On 30th January 1917 Private Fawbert was discharged medically unfit with deficient vision.

The next day, George Arthur Fawbert re-enlisted in the Australian Imperial Force for home service with the Headquarters Band based at Liverpool Camp.[4] On this Attestation Paper of Persons Enlisted for Home Service, he stated he was born in the Parish of Katoomba in or near the town of Leura. He gave his age as 28 years 10 months, his marital status as married, and his occupation at music teacher.  He listed his next of kin as his wife, May Fawbert, Leura. He stated he has ten months previous experience in the A.I.F. and was discharged medically unfit. His certificate of medical examination on 31st January 1917 passed him “fit for Band”.  He was attested at Liverpool on 31st January 1917.

On 6th May 1918 Bandsman Fawbert was charged at the Liverpool Camp with disobedience of orders, by leaving an instrument in a hut not under cover, and not folding blankets before leaving hut, on 2nd May 1918. He was severely reprimanded.

He served with the Headquarters Band at Liverpool until he was discharged on 18th December 1918 Termination of Period of Enlistment.

[1] NAA: MT1486/1, FAWBERT/GEORGE ARTHUR

[2] ‘March o’er the Mountains. Gilgandra to the Sea. “Coo-ees En Route’, The Blue Mountain Echo, 12 November 1915, p. 3. Retrieved January 8, 2017, from http://nla.gov.au/nla.news-article108042142

[3] NAA: B2455, FAWBERT G A [Note incorrectly indexed under George Alfred Fawbert]

[4] NAA: MT1486/1, FAWBERT/GEORGE ARTHUR

Ronald Hector PERKINS

Ronald Hector PERKINS

Per his military service record (regimental no. 2472), Ronald Hector Perkins was born at Katoomba, N.S.W. He gave his age as 21 years and 4 months, his marital status as single, and his occupation as carrier’s employee. His description on his medical was height 5 feet 7 inches tall, weight approximately 180 lbs., with a fresh complexion, blue eyes, and brown hair. His religious denomination was Congregational. He claimed that he had no previous military service ‘excepting compulsory training’. He completed his medical on the 5th November 1915 at Katoomba, and was attested at Katoomba by Lieutenant F. Middenway on the same day.

He was named in The Blue Mountain Echo as one of the recruits who joined the Coo-ees at Katoomba.[1]

After completing the march he went to Menangle Park Camp as reinforcement for the 6th Light Horse Regiment.

On his embarkation roll his address at time of enrolment was Bent Street, Katoomba, N.S.W., and his next of kin is listed as his mother, Mrs Fanny Perkins, at the same address.

On 26th April 1916 Trooper Perkins departed Sydney on the HMAT Port Macquarie A39.

After arriving at Suez in Egypt, on 21st June 1916 Trooper Perkins was taken on strength with the 2nd Light Horse Training Regiment at Te-el-Kebir.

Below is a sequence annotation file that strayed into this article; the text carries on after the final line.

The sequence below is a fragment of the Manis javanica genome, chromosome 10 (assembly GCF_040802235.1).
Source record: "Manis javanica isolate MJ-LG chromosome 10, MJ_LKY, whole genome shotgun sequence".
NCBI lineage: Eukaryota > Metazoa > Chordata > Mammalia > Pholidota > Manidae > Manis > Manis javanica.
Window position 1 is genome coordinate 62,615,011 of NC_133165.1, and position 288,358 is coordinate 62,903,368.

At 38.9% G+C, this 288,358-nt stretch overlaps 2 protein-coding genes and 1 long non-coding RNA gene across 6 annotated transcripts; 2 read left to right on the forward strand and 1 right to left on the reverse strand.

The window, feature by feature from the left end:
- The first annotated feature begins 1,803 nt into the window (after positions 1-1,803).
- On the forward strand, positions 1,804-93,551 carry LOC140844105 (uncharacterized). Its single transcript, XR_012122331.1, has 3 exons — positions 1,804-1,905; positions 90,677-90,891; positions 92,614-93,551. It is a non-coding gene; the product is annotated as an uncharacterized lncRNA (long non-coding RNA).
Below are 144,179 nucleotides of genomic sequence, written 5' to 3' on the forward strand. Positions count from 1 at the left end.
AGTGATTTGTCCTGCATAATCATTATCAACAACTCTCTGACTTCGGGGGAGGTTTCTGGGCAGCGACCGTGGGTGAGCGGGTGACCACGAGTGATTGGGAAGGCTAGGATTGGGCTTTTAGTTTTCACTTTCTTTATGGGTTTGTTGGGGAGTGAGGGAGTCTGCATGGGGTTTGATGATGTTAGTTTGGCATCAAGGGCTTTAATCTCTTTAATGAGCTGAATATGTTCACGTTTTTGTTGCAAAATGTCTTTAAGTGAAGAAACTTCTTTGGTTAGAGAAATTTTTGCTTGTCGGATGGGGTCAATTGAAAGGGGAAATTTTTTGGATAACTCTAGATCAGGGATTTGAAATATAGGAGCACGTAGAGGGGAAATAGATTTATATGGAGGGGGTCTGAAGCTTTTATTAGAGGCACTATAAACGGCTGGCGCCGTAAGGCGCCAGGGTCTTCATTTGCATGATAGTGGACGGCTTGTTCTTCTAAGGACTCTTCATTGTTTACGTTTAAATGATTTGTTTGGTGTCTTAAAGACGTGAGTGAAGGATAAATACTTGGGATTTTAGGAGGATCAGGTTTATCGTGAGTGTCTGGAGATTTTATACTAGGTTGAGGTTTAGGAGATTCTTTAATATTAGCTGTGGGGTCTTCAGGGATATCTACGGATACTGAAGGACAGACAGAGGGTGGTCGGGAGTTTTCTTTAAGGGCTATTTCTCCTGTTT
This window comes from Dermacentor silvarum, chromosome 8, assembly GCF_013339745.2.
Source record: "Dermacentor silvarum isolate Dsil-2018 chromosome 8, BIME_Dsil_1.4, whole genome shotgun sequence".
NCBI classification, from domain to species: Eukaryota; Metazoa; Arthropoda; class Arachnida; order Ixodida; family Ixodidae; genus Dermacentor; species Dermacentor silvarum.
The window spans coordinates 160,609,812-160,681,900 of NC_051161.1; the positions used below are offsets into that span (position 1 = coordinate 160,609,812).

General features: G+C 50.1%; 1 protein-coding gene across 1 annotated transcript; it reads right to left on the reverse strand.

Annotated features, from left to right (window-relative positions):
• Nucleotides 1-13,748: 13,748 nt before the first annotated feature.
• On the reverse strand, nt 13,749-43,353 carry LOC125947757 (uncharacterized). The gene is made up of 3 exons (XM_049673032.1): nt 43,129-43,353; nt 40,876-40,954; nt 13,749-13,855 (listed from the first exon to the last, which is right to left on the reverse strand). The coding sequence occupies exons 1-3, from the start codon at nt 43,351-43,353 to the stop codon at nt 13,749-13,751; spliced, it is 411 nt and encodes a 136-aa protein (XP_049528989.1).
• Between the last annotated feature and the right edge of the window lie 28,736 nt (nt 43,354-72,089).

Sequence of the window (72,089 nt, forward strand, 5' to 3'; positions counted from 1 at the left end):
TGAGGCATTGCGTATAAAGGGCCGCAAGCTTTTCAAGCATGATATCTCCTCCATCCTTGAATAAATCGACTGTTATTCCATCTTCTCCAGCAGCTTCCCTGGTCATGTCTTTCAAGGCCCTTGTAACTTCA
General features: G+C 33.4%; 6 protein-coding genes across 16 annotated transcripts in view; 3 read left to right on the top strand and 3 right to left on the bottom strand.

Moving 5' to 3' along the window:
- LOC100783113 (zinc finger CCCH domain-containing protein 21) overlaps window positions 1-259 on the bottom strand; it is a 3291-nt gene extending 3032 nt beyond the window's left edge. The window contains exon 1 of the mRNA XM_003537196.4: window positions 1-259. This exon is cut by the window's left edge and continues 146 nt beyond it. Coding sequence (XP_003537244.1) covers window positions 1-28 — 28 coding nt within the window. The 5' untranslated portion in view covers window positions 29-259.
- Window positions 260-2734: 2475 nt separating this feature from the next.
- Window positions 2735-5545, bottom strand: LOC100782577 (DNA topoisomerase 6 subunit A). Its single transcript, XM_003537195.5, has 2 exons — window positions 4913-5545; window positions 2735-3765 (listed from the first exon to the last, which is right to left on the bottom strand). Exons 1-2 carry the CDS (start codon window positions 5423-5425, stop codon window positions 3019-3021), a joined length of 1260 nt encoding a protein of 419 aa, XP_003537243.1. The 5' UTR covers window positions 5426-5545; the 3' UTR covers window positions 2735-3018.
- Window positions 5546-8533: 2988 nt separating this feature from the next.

On 5th July 1916 Trooper Perkins transferred to the 1st Light Horse Regiment at Romani in Palestine.

Photograph of ‘Horse and tent lines of the 1st Australian Light Horse Regiment’, Romani Area, ca. August 1916. Part of the Australian War Memorial Collection. P00153.020

Photograph of ‘Horse and tent lines of the 1st Australian Light Horse Regiment’, Romani Area, ca. August 1916. Part of the Australian War Memorial Collection. P00153.020

The 1st Light Horse Regiment participated in the Battle of Romani 3-5th August 1916.[2]

On 6th August 1916 Trooper Perkins was admitted to the 1st Australian Stationary Hospital at Ismallia, Egypt, with an injury to his left shoulder. On 9th August 1916 he was transferred to the 3rd Australian General Hospital at Abbassia, Egypt. On 5th of September 1916 he was transferred to the British Red Cross Convalescent Hospital at Montazah, Egypt. He was discharged to duty on 18th September 1916.

He was taken on strength with the 1st Light Horse Regiment from the 1st Light Horse Training Regiment at Moascar, Egypt, on 13th October 1916.

On 2nd August 1917 Trooper Perkins was appointed as a temporary Driver.

On 6th September 1917 Driver Perkins was sent to a rest camp at Port Said, Egypt. He rejoined the 1st Light Horse Regiment on 16th September 1917.

On 16th March 1918 Driver Perkins’ rank status was formally changed to Driver.

On 15th May 1918 Driver Perkins was charged with when on active service on 3rd May 1918 being out of bounds in Jerusalem without a pass. He was fined one days pay.

On 16th June 1918 Driver Perkins was charged with on the 14th of June 1918 polluting drink ration by washing a horse within two yards of a stream, refusing to give his name and number to a member of the Military Police, and failing to produce an identity disc. He was fined two days pay.

On 27th September 1918 Driver Perkins was sent to hospital sick with malaria. On 30th September 1918 he was moved to the 66th Casualty Clearing Station. On 3rd October 1918 he was sent to the 26th Casualty Clearing Station, then admitted to the 47th Stationary Hospital at Gaza, Palestine later that day.

On 5th October 1918 he was transferred to the 44th Stationary Hospital. On 13th October 1918 he was transferred to the 14th Australian General Hospital at Port Said, Egypt.

He was discharged on 8th November 1918 and sent to a Rest Camp at Port Said, Egypt.

On 10th November 1918 Driver Perkins was granted 14 days leave in Cairo, Egypt. He returned from leave on 24th November 1918, and rejoined the 1st Light Horse Regiment at Moascar, Egypt, on 29th November 1918.

On 13th March 1919 Driver Perkins embarked from Kantara, Egypt, and commenced his return to Australia aboard the H.T. Ulimaroa. He arrived in Australia on 24th April 1919.

His parents invited about 100 guests to a function held at the Masonic Hall in Katoomba on Wednesday evening 30th April 1919 to welcome home their sons ‘Harold and Ron Perkins back from the front’, and a ‘pleasant evening was spend with music and dancing’.[3]

He was discharged from the A.I.F. medically unfit on 23rd June 1919.

[1] ‘March o’er the Mountains’, The Blue Mountain Echo, 12 November 1915, pp. 2-3, http://nla.gov.au/nla.news-article108042142

[2] AWM4 Australian Imperial Force unit war diaries, 1914-18 War, Item no. 10/6/16, 1st Australian Light Horse Regiment, August 1916, accessed 3 April 2016, https://www.awm.gov.au/collection/RCDIG1011913/

 [3] ‘Welcome back’, The Blue Mountain Echo, 2 May 1919 , p. 4, http://nla.gov.au/nla.news-article108252021